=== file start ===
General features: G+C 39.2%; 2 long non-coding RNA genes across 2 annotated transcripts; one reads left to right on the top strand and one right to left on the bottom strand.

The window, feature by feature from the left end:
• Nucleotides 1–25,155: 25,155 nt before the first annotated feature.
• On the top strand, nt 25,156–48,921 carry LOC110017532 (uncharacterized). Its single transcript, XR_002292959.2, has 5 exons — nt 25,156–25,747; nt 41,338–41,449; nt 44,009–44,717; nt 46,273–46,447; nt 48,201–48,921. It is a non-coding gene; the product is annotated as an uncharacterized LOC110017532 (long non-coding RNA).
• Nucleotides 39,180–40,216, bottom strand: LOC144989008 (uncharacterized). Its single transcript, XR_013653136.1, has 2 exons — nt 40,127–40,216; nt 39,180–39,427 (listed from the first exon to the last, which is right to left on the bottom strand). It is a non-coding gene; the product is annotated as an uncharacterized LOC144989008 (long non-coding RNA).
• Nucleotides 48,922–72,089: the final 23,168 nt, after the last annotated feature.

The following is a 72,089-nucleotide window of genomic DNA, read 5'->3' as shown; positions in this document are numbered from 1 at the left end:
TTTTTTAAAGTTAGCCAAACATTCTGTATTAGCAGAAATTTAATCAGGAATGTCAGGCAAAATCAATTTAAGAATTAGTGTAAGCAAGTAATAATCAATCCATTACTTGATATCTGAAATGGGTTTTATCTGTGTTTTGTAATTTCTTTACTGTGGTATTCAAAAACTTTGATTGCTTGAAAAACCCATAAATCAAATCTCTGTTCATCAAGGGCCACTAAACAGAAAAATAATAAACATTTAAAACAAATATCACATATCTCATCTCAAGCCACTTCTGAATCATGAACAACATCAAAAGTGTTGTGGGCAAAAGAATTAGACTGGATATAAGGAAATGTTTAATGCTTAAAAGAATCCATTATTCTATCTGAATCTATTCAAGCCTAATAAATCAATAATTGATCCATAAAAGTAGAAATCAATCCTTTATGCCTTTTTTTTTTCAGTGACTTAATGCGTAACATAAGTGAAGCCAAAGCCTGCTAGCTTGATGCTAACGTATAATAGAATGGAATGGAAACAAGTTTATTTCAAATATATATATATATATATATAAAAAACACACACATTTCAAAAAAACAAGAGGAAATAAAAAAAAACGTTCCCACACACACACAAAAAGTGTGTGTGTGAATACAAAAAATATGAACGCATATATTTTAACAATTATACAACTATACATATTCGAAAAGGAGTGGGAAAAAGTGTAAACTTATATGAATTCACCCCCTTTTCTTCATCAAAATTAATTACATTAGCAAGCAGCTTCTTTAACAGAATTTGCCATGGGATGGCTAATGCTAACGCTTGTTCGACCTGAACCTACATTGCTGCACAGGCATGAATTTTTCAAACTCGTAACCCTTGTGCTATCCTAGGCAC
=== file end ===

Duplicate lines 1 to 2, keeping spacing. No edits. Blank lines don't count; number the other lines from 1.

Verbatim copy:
General features: G+C 39.2%; 2 long non-coding RNA genes across 2 annotated transcripts; one reads left to right on the top strand and one right to left on the bottom strand.

The window, feature by feature from the left end: